Secretive agencies like the National Security Agency will not hurry to disclose future Heartbleed-like security issues, or at least they won’t always be interested in doing so, The White House revealed in a blog post. It also reiterated the fact that the NSA did not actually know about this major security bug that affected 66% of the entire Internet, as it was previously rumored. After all, the NSA denied everything on Twitter — and soon after, the NSA released its own set of instructions telling the public how to deal with the security flaw.
“Earlier this month, the NSA sent out a Tweet making clear that it did not know about the recently discovered vulnerability in OpenSSL known as Heartbleed,” White House cybersecurity coordinator Michael Daniel wrote. “For an agency whose acronym was once said to stand for ‘No Such Agency,’ this step was unusual but consistent with NSA’s efforts to appropriately inform the ongoing discussion related to how it conducts its missions.”
Daniel further acknowledged that Heartbleed “re-ignited debate about whether the federal government should ever withhold knowledge of a computer vulnerability from the public,” saying that the answer isn’t always clear in such cases.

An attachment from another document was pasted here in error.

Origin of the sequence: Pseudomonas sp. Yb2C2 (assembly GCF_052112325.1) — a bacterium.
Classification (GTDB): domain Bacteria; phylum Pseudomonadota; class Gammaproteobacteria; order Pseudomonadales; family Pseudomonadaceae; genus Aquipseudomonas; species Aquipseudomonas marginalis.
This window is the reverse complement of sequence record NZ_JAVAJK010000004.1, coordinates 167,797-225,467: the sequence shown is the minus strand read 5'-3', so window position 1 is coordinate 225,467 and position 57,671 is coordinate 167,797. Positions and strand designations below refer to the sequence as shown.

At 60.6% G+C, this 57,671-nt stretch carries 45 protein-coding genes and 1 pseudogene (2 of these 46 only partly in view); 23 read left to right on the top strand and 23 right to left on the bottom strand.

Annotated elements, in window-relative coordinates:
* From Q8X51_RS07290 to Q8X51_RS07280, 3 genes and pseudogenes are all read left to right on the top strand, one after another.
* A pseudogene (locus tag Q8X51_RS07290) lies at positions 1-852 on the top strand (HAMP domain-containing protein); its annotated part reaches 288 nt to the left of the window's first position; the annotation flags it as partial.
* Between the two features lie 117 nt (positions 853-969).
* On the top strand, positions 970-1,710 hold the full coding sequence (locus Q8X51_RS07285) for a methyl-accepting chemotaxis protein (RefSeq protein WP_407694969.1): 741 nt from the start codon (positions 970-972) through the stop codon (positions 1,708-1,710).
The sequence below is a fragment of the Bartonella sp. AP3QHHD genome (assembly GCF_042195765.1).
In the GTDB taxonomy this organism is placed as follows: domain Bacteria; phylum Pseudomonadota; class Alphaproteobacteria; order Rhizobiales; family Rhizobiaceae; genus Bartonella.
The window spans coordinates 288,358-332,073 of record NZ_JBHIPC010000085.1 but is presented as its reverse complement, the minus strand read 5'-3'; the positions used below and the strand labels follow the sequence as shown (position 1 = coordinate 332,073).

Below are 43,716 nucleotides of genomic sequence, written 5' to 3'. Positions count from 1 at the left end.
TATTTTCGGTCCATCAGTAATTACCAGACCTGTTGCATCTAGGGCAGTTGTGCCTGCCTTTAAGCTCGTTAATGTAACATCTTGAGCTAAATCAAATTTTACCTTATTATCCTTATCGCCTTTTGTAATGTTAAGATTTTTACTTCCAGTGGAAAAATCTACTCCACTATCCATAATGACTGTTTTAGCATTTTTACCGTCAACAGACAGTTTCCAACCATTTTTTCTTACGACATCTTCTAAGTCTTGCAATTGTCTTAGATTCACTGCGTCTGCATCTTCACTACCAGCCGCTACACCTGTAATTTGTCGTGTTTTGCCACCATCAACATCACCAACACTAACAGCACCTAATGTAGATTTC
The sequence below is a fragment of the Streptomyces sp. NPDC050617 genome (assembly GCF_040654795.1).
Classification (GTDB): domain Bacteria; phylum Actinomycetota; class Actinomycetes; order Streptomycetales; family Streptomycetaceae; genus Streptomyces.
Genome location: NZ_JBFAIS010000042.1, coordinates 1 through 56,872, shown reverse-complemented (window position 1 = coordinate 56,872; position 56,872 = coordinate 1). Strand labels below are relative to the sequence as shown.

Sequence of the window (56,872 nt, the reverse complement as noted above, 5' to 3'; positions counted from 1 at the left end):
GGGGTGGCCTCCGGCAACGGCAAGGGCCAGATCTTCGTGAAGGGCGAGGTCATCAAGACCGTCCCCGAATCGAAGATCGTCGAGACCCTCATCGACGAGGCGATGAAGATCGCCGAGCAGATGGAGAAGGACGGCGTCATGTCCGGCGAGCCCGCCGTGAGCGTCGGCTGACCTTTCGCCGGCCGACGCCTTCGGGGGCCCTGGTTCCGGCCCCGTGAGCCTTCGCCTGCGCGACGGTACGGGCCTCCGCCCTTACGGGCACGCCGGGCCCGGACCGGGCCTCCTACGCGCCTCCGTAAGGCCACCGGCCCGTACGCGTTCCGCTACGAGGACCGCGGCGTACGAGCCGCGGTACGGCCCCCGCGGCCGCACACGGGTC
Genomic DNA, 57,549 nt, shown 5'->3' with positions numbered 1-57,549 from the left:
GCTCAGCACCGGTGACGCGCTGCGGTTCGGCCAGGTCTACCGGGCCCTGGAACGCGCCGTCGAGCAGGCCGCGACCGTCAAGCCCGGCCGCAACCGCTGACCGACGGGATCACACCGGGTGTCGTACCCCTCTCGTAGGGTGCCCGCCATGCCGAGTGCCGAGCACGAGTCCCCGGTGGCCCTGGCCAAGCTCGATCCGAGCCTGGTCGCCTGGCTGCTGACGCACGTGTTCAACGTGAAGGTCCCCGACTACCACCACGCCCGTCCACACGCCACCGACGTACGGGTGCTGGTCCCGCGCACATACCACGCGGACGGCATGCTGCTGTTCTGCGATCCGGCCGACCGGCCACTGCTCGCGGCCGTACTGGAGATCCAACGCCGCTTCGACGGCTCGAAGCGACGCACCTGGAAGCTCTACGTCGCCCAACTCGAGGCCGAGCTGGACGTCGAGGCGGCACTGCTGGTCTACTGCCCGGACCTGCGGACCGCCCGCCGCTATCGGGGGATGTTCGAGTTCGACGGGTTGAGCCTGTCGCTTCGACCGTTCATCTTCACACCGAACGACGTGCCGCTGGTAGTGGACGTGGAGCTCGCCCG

“[…] there are legitimate pros and cons to the decision to disclose, and the trade-offs between prompt disclosure and withholding knowledge of some vulnerabilities for a limited time can have significant consequences,” Daniel said. “Disclosing a vulnerability can mean that we forego an opportunity to collect crucial intelligence that could thwart a terrorist attack stop the theft of our nation’s intellectual property, or even discover more dangerous vulnerabilities that are being used by hackers or other adversaries to exploit our networks.”
Daniel also said that in an effort to “conduct intelligence collection,” as well as “better protect our country in the long-run,” a set of principles has been established to guide secret agencies in potential Heartbleed-like security flaws in the future.
“Enabling transparency about the intersection between cybersecurity and intelligence and providing the public with enough information is complicated,” Daniel said. “Too little transparency and citizens can lose faith in their government and institutions, while exposing too much can make it impossible to collect the intelligence we need to protect the nation. We weigh these considerations through a deliberate process that is biased toward responsibly disclosing the vulnerability, and by sharing this list we want everyone to understand what is at stake. I hope this post will instill some confidence that your government is acting responsibly in the handling of this important issue.”